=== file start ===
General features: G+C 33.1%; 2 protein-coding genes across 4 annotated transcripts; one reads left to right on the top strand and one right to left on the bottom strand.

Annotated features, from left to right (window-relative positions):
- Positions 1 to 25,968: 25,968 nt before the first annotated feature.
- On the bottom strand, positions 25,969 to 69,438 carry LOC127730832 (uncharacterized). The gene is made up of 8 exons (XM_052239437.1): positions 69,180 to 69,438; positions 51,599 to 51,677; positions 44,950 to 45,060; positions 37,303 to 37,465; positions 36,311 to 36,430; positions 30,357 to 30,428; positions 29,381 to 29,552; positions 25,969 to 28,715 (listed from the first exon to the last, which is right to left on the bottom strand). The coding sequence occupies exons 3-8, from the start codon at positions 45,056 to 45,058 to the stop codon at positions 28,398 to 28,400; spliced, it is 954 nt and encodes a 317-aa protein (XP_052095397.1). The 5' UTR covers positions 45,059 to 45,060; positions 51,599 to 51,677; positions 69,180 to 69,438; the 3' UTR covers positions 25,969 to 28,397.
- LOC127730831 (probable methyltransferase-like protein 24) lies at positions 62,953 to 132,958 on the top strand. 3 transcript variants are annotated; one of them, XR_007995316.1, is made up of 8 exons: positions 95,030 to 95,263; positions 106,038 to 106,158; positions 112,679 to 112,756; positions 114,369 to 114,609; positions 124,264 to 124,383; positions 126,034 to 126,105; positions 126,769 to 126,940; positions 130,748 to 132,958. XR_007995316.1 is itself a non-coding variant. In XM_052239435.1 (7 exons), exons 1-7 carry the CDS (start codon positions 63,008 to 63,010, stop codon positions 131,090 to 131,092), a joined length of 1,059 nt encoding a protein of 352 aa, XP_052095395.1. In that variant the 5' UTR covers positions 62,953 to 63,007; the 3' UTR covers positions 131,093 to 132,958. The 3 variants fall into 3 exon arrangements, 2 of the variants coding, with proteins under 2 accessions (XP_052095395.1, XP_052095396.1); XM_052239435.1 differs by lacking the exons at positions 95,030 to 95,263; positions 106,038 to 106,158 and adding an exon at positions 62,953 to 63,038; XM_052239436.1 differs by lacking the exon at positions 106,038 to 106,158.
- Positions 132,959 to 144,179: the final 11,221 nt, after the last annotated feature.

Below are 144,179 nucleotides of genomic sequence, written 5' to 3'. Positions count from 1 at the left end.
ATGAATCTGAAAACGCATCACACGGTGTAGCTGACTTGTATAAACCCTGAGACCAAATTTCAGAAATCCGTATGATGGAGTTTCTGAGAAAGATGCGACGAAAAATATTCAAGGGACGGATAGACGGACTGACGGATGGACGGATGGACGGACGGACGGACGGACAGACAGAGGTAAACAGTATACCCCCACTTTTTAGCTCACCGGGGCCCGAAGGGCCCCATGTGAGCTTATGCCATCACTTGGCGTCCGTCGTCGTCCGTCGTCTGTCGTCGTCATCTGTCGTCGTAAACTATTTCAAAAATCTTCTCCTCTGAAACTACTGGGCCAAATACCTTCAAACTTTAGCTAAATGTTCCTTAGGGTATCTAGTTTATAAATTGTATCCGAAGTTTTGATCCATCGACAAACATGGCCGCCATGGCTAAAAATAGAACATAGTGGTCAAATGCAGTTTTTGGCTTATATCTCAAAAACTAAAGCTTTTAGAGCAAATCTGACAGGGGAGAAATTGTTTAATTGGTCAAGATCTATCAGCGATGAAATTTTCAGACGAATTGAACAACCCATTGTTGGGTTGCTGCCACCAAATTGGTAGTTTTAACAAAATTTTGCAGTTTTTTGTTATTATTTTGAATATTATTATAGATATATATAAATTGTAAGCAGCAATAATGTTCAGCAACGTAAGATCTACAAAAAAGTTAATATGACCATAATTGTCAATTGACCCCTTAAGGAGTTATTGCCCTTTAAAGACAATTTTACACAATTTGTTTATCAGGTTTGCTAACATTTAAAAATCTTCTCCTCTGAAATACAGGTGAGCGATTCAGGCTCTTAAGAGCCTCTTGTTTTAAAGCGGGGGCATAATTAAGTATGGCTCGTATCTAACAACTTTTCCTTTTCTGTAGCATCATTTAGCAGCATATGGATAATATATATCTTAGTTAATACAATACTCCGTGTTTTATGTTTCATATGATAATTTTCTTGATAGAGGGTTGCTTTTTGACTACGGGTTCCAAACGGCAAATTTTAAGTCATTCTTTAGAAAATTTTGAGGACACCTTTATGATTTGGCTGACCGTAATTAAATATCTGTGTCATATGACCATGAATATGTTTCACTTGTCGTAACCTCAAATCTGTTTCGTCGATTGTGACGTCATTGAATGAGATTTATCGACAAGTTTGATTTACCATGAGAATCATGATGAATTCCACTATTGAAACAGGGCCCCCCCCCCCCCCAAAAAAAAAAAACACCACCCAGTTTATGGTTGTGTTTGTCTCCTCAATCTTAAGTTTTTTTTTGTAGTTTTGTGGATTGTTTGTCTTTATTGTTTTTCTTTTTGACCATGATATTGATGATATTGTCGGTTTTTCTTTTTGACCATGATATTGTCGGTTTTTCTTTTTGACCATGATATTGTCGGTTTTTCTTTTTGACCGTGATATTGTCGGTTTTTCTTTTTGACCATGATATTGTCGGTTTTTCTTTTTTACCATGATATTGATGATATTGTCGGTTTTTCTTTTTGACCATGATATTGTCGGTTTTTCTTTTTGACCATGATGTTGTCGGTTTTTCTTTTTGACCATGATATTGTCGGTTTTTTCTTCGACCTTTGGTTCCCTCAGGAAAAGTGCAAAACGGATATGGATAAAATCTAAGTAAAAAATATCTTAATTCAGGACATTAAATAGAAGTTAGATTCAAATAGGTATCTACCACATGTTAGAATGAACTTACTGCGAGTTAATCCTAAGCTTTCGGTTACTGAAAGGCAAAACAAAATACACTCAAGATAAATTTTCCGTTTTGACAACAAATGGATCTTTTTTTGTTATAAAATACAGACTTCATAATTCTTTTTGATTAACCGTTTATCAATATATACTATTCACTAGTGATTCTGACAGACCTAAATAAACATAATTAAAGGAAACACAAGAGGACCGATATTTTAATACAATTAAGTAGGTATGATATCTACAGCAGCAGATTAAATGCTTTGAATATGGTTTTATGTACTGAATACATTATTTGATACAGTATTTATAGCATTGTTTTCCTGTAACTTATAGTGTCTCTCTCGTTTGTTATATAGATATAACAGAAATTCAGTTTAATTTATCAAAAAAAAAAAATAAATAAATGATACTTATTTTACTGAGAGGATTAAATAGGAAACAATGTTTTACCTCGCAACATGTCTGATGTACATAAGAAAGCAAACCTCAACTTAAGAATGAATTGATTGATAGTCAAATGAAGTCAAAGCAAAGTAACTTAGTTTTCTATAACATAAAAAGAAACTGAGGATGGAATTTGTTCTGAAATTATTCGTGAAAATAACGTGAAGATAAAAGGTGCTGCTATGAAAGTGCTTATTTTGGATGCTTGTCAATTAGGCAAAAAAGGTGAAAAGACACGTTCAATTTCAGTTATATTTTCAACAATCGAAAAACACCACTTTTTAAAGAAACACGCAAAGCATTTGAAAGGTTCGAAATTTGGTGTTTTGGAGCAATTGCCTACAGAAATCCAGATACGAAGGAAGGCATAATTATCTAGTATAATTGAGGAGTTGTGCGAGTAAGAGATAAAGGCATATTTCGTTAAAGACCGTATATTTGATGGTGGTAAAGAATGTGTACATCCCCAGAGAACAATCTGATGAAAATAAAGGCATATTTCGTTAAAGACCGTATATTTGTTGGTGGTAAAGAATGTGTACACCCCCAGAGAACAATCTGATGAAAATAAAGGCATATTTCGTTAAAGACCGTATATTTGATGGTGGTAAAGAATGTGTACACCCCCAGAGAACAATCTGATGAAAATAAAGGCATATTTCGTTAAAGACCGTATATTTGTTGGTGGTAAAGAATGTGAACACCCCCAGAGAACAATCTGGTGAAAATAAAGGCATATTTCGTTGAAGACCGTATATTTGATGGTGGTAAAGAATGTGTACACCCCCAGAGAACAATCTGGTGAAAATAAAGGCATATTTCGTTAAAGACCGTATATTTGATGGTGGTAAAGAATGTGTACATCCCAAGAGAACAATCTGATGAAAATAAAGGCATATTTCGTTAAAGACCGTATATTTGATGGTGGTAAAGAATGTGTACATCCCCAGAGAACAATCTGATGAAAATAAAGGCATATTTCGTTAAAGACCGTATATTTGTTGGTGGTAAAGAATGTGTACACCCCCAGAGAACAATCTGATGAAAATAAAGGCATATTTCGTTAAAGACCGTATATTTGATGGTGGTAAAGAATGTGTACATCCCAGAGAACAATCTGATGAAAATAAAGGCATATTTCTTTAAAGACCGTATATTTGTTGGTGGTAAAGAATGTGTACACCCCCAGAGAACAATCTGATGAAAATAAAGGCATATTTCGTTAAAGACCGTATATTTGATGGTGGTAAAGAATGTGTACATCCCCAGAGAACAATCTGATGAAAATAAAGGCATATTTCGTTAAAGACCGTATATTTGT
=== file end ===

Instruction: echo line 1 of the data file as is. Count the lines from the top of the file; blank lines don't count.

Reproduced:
General features: G+C 33.1%; 2 protein-coding genes across 4 annotated transcripts; one reads left to right on the top strand and one right to left on the bottom strand.